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Article
February 1982

Autosomal Dominant Vitreoretinochoroidopathy

Author Affiliations

From the Department of Ophthalmology, University of Illinois Hospital Eye and Ear Infirmary, Chicago.

Arch Ophthalmol. 1982;100(2):272-278. doi:10.1001/archopht.1982.01030030274008
Abstract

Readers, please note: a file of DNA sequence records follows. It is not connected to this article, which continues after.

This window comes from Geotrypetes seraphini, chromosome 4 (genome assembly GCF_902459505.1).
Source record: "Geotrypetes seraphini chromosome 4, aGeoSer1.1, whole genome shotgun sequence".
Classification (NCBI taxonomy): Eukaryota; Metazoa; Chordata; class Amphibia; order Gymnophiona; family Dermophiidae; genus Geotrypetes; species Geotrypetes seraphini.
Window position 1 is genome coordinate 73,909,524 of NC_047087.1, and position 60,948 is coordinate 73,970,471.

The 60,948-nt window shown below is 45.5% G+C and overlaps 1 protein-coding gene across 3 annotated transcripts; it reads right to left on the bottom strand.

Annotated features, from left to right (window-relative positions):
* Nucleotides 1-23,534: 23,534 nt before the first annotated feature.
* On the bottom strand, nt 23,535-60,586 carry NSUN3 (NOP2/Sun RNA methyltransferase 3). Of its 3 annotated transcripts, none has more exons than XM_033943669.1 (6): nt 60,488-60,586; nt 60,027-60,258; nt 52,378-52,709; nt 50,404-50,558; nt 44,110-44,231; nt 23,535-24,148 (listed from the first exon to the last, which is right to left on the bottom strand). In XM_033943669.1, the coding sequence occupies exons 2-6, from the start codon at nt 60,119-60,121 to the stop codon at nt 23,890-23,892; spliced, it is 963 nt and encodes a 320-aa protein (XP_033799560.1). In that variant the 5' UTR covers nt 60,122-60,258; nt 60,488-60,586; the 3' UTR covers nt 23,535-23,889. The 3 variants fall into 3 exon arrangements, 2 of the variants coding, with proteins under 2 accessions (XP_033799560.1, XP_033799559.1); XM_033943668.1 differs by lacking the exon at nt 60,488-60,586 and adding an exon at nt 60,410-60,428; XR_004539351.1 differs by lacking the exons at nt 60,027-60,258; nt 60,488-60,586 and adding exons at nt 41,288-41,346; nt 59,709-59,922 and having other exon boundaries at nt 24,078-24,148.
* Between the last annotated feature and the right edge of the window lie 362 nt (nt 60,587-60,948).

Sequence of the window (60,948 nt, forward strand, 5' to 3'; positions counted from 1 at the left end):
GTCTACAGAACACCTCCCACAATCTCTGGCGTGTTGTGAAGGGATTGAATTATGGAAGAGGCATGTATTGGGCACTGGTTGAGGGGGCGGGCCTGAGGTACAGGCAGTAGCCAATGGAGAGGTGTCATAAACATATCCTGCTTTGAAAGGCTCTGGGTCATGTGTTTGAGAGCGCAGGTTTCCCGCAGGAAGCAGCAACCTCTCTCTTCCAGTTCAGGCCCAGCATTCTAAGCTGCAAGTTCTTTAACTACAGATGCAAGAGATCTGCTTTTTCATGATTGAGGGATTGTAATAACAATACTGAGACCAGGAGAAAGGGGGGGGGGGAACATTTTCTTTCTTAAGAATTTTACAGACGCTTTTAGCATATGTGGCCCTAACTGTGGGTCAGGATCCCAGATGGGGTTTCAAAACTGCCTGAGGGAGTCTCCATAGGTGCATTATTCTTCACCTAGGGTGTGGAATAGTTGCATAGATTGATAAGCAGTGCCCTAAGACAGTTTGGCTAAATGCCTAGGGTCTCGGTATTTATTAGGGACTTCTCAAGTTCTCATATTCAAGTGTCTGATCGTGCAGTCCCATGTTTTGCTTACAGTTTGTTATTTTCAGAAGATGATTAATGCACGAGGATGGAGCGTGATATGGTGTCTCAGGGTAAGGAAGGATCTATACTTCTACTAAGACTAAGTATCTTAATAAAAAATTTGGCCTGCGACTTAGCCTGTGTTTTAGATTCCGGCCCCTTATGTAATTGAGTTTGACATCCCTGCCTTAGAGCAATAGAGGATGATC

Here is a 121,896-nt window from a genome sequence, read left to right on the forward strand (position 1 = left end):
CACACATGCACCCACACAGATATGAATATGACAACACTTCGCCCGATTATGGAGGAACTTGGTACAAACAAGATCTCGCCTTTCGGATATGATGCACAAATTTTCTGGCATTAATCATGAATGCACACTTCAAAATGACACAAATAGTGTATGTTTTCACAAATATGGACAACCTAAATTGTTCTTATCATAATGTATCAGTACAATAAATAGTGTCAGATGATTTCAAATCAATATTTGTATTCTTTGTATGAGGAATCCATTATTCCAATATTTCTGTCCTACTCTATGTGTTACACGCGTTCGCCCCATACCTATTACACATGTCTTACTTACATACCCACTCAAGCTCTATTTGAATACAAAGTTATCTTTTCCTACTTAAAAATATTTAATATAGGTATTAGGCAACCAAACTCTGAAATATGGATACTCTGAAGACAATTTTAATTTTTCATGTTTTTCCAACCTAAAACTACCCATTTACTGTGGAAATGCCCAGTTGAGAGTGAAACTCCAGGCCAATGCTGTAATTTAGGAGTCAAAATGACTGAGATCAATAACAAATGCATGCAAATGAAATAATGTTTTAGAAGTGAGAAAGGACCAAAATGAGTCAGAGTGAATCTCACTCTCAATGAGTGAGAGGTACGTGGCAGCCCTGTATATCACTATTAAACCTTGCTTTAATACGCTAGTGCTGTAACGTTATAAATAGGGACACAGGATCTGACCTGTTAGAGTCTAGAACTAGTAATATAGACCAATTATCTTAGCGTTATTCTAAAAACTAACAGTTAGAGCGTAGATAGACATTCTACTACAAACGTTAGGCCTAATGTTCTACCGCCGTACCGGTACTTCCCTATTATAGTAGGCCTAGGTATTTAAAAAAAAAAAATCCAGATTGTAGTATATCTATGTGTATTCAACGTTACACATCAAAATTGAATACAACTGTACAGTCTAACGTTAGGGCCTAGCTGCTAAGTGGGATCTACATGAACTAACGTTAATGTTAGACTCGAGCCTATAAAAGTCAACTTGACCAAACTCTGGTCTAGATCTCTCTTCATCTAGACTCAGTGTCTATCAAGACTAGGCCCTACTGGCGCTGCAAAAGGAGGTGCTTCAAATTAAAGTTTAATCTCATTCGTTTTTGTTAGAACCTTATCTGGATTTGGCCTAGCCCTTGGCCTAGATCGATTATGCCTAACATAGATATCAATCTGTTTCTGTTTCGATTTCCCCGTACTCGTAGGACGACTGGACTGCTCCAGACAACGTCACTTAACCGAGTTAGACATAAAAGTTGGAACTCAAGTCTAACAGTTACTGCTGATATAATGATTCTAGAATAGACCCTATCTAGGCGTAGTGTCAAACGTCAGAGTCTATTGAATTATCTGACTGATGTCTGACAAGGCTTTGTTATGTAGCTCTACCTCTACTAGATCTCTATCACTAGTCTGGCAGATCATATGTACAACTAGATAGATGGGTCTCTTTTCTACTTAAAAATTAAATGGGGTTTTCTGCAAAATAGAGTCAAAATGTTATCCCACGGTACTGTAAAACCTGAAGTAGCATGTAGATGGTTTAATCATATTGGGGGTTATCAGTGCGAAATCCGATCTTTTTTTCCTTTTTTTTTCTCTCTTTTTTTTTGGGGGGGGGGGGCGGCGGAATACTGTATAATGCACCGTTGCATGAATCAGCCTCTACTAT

• Autosomal dominant vitreoretinochoroidopathy is a newly described fundus dystrophy characterized by abnormal chorioretinal hypopigmentation and hyperpigmentation, usually lying between the vortex veins and the ora serrata for 360° In this zone, there are a discrete posterior boundary, preretinal punctate white opacities, retinal arteriolar narrowing and occlusion, and, in some cases, choroidal atrophy. Most affected family members have diffuse retinal vascular incompetence, cystoid macular edema, and presenile cataracts. The vitreous is characterized by fibrillar condensation and a moderate number of cells. Electroretinograms are normal in younger affected individuals and are only moderately abnormal in older ones. Preretinal neovascularization, present in the posterior pole, is progressive in the proband. There are no identifiable systemic or skeletal abnormalities, high myopia, optically empty vitreous, lattice degeneration, areas of white-without-pressure, retinal breaks, or retinal detachment; thus, previously described vitreoretinopathies can be excluded from diagnostic consideration. Progression of this disease seems to be extremely slow in most family members.

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